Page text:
Charity, Action for Children has warned that the UK risks ‘Dickensian’ levels of poverty as a new analysis of official government data¹ shows a million children under 10 years old face a desperate Christmas this year.

The Charity says that ss other young children spend December writing their Christmas wish-list to Santa, a million under-10s from low-income families are facing a bleak festive season, lacking basics such as a warm winter coat, fresh food or celebration.

And with the impact of austerity continuing to hit families hard, a new survey² for the charity also reveals many are increasingly feeling the squeeze at Christmas. Over the past decade, nearly half (46 percent) of parents say they have been cutting back on Christmas essentials like presents, Christmas dinner and a tree, while a quarter (25 percent) are getting into debt to afford them.

Action for Children is warning the double blow of austerity and ongoing problems with the introduction of universal credit could soon see the country facing Dickensian levels of poverty. The charity has seen a 30 percent rise in families seeking financial advice from its frontline services over the last three years³, and with so many families struggling, it plans to run unofficial foodbanks again over the Christmas period.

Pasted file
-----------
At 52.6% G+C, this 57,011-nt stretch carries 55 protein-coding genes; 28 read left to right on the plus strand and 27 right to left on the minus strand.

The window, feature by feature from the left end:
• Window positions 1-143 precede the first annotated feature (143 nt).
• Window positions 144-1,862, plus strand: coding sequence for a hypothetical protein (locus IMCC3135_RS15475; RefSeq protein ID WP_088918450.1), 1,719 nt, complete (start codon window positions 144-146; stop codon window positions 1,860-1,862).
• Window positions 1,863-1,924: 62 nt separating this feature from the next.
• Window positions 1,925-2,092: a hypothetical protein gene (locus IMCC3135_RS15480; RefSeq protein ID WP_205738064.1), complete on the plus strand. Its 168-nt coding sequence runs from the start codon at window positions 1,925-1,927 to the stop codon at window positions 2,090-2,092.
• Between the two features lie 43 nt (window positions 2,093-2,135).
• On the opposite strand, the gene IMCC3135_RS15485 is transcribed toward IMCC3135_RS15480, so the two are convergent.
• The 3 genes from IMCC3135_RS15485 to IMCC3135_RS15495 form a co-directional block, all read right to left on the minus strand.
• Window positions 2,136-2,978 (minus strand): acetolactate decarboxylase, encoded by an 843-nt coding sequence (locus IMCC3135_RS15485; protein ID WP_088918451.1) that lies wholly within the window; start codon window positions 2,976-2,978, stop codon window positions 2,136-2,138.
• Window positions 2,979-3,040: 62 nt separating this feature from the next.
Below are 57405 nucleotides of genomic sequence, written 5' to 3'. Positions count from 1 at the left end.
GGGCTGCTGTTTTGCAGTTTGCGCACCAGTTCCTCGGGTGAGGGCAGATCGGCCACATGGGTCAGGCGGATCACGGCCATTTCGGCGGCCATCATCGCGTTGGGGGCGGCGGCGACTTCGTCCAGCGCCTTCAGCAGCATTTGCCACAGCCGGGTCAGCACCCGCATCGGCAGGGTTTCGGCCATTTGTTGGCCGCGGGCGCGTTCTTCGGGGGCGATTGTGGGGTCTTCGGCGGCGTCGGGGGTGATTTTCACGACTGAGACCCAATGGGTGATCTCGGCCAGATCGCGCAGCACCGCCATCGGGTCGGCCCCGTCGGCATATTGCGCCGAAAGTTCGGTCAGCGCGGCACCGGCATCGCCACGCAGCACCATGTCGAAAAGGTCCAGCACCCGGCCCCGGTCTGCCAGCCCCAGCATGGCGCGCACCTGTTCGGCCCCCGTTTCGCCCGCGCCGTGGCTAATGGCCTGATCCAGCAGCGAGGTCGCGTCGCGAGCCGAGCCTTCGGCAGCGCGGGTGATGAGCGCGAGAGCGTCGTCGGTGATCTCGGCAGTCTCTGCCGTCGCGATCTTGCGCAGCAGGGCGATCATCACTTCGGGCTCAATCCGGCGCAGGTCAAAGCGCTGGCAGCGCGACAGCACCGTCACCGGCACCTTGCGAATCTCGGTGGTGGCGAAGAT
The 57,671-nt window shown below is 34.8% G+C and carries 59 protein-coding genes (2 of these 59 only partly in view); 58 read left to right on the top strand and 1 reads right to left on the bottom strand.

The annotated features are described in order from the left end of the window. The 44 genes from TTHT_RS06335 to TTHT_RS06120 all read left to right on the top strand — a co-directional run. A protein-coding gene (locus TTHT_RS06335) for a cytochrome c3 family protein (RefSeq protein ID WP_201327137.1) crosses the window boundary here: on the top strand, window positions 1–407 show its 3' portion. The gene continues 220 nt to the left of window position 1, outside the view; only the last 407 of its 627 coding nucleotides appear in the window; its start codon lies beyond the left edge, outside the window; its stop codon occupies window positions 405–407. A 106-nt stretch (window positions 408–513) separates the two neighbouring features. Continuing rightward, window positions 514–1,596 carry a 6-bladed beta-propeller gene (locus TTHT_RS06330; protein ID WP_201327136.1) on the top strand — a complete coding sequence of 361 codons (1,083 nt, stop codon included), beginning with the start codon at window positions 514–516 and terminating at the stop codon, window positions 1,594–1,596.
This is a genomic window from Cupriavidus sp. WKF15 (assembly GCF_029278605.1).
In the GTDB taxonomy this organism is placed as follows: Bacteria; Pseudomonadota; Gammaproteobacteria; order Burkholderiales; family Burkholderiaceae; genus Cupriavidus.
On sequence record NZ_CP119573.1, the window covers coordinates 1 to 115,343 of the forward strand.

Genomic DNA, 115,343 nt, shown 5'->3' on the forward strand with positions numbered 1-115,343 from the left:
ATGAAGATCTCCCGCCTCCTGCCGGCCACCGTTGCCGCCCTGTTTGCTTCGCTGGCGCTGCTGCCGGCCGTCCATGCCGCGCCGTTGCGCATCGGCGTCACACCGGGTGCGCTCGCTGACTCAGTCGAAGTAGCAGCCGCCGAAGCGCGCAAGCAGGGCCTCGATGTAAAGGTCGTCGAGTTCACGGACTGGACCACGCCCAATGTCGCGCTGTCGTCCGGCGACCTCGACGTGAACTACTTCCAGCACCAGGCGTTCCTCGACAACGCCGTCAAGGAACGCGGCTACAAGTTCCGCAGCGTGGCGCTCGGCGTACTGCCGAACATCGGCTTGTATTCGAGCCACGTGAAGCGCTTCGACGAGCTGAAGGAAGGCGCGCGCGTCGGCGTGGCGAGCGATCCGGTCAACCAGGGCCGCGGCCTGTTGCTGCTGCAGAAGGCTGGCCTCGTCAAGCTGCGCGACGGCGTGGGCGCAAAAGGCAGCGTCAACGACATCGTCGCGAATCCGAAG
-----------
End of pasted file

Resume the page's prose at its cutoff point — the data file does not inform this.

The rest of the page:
Action for Children’s Chief Executive, Julie Bentley, said “Our youngest children should be waking up in a warm bed after a visit from Santa on Christmas morning, but the shocking truth is that in 2018 many will be cold and hungry in the fifth richest country of the world.4

“No parent should be forced to face the appalling choice between ‘eating or heating’ at Christmas but this is the reality for far too many in the UK today. While the Government tells us austerity is at an end, every day at Action for Children, we see first-hand the impossible choices that families living in practically Dickensian levels of poverty have to make.”

“We’re helping thousands of families keep their heads above water through budgeting, providing a meal or making sure they get help from foodbanks. That’s why we’re asking the public to become ‘Secret Santas’ for a vulnerable child – whether you can manage £10 or £50, it means we can support the most vulnerable children in our society, not just at Christmas but every day.”chart